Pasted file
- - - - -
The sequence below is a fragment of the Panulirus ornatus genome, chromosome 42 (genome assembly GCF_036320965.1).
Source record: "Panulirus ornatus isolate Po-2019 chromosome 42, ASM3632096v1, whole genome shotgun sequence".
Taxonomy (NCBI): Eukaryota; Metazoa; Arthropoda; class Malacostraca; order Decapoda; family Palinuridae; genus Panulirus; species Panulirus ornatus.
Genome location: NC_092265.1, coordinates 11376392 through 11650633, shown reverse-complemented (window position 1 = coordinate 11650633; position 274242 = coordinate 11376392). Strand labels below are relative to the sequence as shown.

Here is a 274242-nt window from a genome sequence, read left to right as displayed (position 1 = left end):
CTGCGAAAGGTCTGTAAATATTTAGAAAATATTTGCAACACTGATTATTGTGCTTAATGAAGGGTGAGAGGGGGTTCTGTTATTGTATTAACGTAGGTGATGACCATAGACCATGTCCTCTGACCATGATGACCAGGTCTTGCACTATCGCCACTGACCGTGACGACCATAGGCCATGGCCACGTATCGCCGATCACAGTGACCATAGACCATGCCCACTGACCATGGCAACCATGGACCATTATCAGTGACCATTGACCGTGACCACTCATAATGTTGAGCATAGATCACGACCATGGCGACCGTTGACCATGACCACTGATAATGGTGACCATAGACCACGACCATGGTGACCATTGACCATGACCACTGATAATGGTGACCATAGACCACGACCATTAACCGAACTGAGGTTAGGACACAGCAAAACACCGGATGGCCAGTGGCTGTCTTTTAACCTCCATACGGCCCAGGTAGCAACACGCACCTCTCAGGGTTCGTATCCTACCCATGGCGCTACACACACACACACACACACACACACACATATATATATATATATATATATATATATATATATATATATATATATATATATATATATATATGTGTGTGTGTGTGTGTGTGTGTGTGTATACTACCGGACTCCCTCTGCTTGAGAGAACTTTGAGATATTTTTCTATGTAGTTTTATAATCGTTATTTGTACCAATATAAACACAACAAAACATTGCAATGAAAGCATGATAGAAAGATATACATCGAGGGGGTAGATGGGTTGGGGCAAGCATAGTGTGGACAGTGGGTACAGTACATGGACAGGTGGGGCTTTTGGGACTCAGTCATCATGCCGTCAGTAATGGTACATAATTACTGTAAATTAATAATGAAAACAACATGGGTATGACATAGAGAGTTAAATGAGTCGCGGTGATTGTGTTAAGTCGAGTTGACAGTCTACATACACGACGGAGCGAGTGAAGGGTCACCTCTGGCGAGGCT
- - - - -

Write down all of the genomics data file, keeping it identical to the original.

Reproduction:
The sequence below is a fragment of the Panulirus ornatus genome, chromosome 42 (genome assembly GCF_036320965.1).
Source record: "Panulirus ornatus isolate Po-2019 chromosome 42, ASM3632096v1, whole genome shotgun sequence".
Taxonomy (NCBI): Eukaryota; Metazoa; Arthropoda; class Malacostraca; order Decapoda; family Palinuridae; genus Panulirus; species Panulirus ornatus.
Genome location: NC_092265.1, coordinates 11376392 through 11650633, shown reverse-complemented (window position 1 = coordinate 11650633; position 274242 = coordinate 11376392). Strand labels below are relative to the sequence as shown.

Here is a 274242-nt window from a genome sequence, read left to right as displayed (position 1 = left end):
CTGCGAAAGGTCTGTAAATATTTAGAAAATATTTGCAACACTGATTATTGTGCTTAATGAAGGGTGAGAGGGGGTTCTGTTATTGTATTAACGTAGGTGATGACCATAGACCATGTCCTCTGACCATGATGACCAGGTCTTGCACTATCGCCACTGACCGTGACGACCATAGGCCATGGCCACGTATCGCCGATCACAGTGACCATAGACCATGCCCACTGACCATGGCAACCATGGACCATTATCAGTGACCATTGACCGTGACCACTCATAATGTTGAGCATAGATCACGACCATGGCGACCGTTGACCATGACCACTGATAATGGTGACCATAGACCACGACCATGGTGACCATTGACCATGACCACTGATAATGGTGACCATAGACCACGACCATTAACCGAACTGAGGTTAGGACACAGCAAAACACCGGATGGCCAGTGGCTGTCTTTTAACCTCCATACGGCCCAGGTAGCAACACGCACCTCTCAGGGTTCGTATCCTACCCATGGCGCTACACACACACACACACACACACACACACATATATATATATATATATATATATATATATATATATATATATATATATATATATATATATATGTGTGTGTGTGTGTGTGTGTGTGTGTATACTACCGGACTCCCTCTGCTTGAGAGAACTTTGAGATATTTTTCTATGTAGTTTTATAATCGTTATTTGTACCAATATAAACACAACAAAACATTGCAATGAAAGCATGATAGAAAGATATACATCGAGGGGGTAGATGGGTTGGGGCAAGCATAGTGTGGACAGTGGGTACAGTACATGGACAGGTGGGGCTTTTGGGACTCAGTCATCATGCCGTCAGTAATGGTACATAATTACTGTAAATTAATAATGAAAACAACATGGGTATGACATAGAGAGTTAAATGAGTCGCGGTGATTGTGTTAAGTCGAGTTGACAGTCTACATACACGACGGAGCGAGTGAAGGGTCACCTCTGGCGAGGCT